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   Brian Wesbury
Chief Economist
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   Bob Stein
Deputy Chief Economist
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  Tuesday Results and the 2022 Economic Outlook
Posted Under: Employment • GDP • Government • Inflation • Markets • Monday Morning Outlook • Press • Fed Reserve • Interest Rates • Spending • Taxes • Bonds • Stocks • COVID-19
In spite of what listening to the mainstream media might make you think, the voting public doesn't change much from year to year or election to election.  As a result, when leaders try to take policy too far in one direction, without enough public support, they often get punished at the polls.  That's our takeaway from the Virginia and New Jersey gubernatorial and down-ballot state legislative elections last week.

Here are five key political lessons from Tuesday.  First, if former President Trump isn't running, (or in office) it's hard for Democrats to use him as a bogeyman to scare voters.  Second, white working class and rural voters will turn out in high numbers without Trump on the ballot and in favor of more conventional GOP candidates.

Third, early signs suggest the GOP continues to make headway with Hispanic voters.  One of the counties in New Jersey that shifted the most toward the GOP was Passaic County, with some towns with heavy concentrations of Hispanic voters leading the way.  As a result, according to at least one political betting market, Republicans are now favored to win the Senate seats in Arizona and Nevada, even though both seats will have incumbent Democrats running for re-election. 
Fourth, Republicans may have won in Virginia this year, but it is still a blue state.  Four years ago, when Trump was in office, the Democrats won Virginia by nine points; this year the GOP won by two points.  The party that wins by nine and loses by two is still the majority party.

And last, the GOP is in excellent position to win the House next year and probably the Senate, as well.  Usually, the Virginia governor's race is a harbinger of which way the mid-terms will go.  If Republicans see nationwide gains that are equivalent to the gains they made in Virginia, they'd easily win the House.

However, the mid-term elections are still a year away.  The Congress and the President still have plenty of time to enact legislation they agree on, before submitting themselves to the voters.  That happened late last week when the House rubber-stamped a "bipartisan" $1 trillion infrastructure spending bill passed this summer by the Senate, sending it to President Biden's desk.  This bill will generate extra spending for highways, mass transit, airports, water systems, Amtrak, broadband, electric-vehicle charging, and "renewable" energy.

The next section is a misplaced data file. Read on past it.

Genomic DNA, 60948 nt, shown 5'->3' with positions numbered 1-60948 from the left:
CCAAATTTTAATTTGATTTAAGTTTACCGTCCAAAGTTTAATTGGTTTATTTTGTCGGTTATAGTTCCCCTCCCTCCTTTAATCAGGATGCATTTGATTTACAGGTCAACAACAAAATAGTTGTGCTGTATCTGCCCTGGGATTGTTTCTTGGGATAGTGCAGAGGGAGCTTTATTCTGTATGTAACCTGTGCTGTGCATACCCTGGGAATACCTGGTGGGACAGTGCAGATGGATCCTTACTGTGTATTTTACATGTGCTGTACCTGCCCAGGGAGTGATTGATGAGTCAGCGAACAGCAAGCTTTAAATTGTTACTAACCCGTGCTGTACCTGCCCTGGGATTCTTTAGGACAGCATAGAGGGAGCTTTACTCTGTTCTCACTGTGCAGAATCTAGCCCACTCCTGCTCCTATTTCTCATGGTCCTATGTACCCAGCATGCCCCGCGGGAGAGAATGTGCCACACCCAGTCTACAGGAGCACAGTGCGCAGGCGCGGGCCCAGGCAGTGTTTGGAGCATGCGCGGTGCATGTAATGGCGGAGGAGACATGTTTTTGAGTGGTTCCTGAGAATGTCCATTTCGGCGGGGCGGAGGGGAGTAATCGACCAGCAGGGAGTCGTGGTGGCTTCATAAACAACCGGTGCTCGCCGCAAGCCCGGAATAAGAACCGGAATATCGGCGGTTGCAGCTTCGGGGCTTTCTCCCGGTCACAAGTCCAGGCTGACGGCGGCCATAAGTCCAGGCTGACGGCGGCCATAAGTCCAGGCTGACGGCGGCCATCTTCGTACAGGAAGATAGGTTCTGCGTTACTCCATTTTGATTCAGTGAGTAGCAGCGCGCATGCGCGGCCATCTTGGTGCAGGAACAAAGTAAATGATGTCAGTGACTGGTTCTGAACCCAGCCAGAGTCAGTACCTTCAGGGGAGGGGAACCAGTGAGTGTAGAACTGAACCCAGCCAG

This spending shifts resources from the private sector to the public sector, and to the extent that this is paid for by Federal Reserve money printing, it will push inflation higher.  However, this bill did not create new entitlements, and is a small part of total nominal GDP over the next 10 years – which the Office of Management and Budget pegs at $282 trillion.  In spite of this spending, the budget deficit should be substantially smaller in 2022.

Meanwhile, the larger, fully partisan plan to raise taxes and create new entitlements has lost momentum.  Right now, we put the odds of passage of this much more economically harmful legislation at less than 50%, in part because of last week's election results.

However, this legislation remains a threat to the forecast for 2022 and beyond.  As does monetary policy.  The financial markets appear to expect two or three rate hikes in 2022.  But personnel changes, and political pressure, at the Federal Reserve will make it less hawkish.  As a result, we are looking at one rate hike very late next year, but no more than that.
In addition, businesses across the country must be wondering what's going to happen with the Biden Administration's draconian COVID-related OSHA rules, which mandate vaccines for "private" companies of over 100 employees.  This would deter some workers from seeking jobs while making it much more costly for many businesses to hire.  Oddly, these new rules coincide with the arrival of new treatments that should make the vaccine debate obsolete.  A federal court has temporarily put the rules on hold.  Hopefully, for the job market's sake, policymakers rethink the rules and decide to withdraw them.

From a forecasting point of view, 2021 was simple.  Solid economic growth, higher inflation, and a bull market in stocks have been our mantra all year along.  As we focus on 2022, the Fed is still pumping money, interest rates remain low, and the economy continues to add back the jobs it lost during lockdowns.  At the same time, election results show a backlash against bigger government.  For 2022, we watch with cautious optimism.

Brian S. Wesbury – Chief Economist
Robert Stein, CFA – Deputy Chief Economist

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Posted on Monday, November 8, 2021 @ 11:21 AM • Post Link Print this post Printer Friendly

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